For anyone who remember electropop pioneer Gary Numan solely for the two huge hits in the genre’s infancy – Are Friends Electric?, as Tubeway Army, and Cars – it will come as a surprise to hear that Splinter (Songs From A Broken Mind) joins a list of some 20-odd studio albums released since Tubeway Army began it all in 1978.
With David Bowie hailing the two aforementioned tracks as “a couple of the finest things in British pop,” Numan is no stranger to recognition for his influence and genius from his peers, although this is not often extended to the public beyond his hardcore fan base, with his output largely ignored since 1985’s The Fury. The Pleasure Principle and Replicas remain, of course, his most renowned collections, with the former enjoying a 30th anniversary revisit in 2009 to delight his stalwart supporters with its treasure trove of bonuses.
Numan’s ability as a complete artist should also not be underestimated; from the atmospheric Jack The Ripper like imagery attached to Splinter to the track running order itself, he takes pride in the presentation of his material just as much as the music within. This occasionally leads to moments of style over substance but these seem to appear at stages within tracks rather than dominating tracks completely, as the songs lurch from one direction to another within their own confines. This lack of flow could be a problem for the dancier numbers here; the sudden change in tempo or complete stop could lead to rather awkward, frozen body shapes on the dancefloor – perfect for an adult version of musical statues, mind.
His first release since 2011’s Dead Son Rising – a collection of leftovers the kind of which Numan realised he had previously been unnecessarily discarding throughout his career – Splinter opens with I Am Dust, an excellent industrial synth belter in the vein of recent Depeche Mode, benefiting from one of the most distinct choruses on the entire album. It’s a hard act to follow but Here In The Black does so admirably, again opening to industrial synth sounds before taking on a dramatic synth led passage that sounds both Victorian, in line with the imagery, and futuristic, like something from a Mad Max movie with quickly spoken hushed vocals recalling Yello‘s The Race.
Everything Comes Down To This and The Calling suffer from the style over substance problem a little more than most, with the synth strings of the latter providing the most interest, leading to a more satisfying, cinematic conclusion. The title track’s incessant drum machine pattern leads to one of the few fully flowing numbers, its wailing chorus and Eastern sounding instrumental sections creating more atmosphere than you can shake a stick at.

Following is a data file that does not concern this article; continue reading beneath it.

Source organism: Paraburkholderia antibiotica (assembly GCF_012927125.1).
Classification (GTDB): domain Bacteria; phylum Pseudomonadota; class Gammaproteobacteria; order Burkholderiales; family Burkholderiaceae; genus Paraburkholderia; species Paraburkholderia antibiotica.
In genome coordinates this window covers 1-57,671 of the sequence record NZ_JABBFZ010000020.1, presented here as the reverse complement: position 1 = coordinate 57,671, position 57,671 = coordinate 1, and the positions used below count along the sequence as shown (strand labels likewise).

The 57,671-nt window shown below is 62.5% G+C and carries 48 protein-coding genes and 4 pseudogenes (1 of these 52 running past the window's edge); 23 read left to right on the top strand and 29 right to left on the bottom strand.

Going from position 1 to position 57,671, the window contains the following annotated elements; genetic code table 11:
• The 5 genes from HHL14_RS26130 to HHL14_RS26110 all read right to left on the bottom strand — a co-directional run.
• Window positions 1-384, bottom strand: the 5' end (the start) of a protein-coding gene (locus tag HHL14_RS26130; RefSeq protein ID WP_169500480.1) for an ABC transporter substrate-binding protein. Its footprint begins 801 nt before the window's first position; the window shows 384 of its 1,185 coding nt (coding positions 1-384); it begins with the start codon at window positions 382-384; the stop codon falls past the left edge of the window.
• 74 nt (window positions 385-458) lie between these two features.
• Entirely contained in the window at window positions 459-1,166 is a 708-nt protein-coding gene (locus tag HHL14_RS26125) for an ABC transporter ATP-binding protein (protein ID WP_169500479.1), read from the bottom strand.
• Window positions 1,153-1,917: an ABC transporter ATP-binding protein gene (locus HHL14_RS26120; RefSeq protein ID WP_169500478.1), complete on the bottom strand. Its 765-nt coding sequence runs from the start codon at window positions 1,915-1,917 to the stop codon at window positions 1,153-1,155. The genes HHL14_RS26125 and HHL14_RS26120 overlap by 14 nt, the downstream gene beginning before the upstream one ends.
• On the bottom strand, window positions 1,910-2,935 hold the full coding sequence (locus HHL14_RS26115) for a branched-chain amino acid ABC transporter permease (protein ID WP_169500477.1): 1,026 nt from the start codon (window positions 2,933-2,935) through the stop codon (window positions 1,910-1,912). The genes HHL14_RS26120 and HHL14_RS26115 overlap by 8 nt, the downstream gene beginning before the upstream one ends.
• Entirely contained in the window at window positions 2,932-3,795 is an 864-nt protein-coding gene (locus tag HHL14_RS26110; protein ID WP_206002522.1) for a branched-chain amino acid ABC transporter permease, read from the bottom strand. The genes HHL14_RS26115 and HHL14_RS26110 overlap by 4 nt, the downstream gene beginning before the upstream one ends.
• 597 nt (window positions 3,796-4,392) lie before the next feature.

Lost benefits from a slow, effects-free piano led intro which comes as rather a surprise, before sprawling guitars overloaded with fuzz break up the otherwise serene effort. Album standout Love Hurt Bleeds is a disco-infected number with thunderous instrumental sections permeated by vocal passages, built around a distinctive synth chorus melody and the repeated lyric “everything bleeds”. A Shadow Falls On Me is slower, lurching from indistinct moments to more effects-heavy sections, and Where I Can Never Be continues the slow pace, producing a moment of reflection.
We’re The Unforgiven is more disjointed industrial electro-pop with a futuristic feel and pulsing synth beat that finishes with a thunderous synth/guitar flourish; Who Are You then ups the tempo with its screeching effects sections before succumbing to more of those sudden stops, its chorus being another of the more memorable efforts. Album closer My Last Day is a soft ballad that serves as an orchestral soother after the occasional aggression that has gone before.
Without doubt, Splinter underlines that Gary Numan remains a relevant artist. Robin Finck’s presence on guitar, in common with much of Numan’s work over the last decade, has given the music a Nine Inch Nails feel at times (Numan and Trent Reznor are mutual fans), but this enhances the industrial sounds Numan is renowned for and helps propel his sound into the future once again, with a distinctly dark feel. It adds up to one of his most vital offerings since those heady days of old.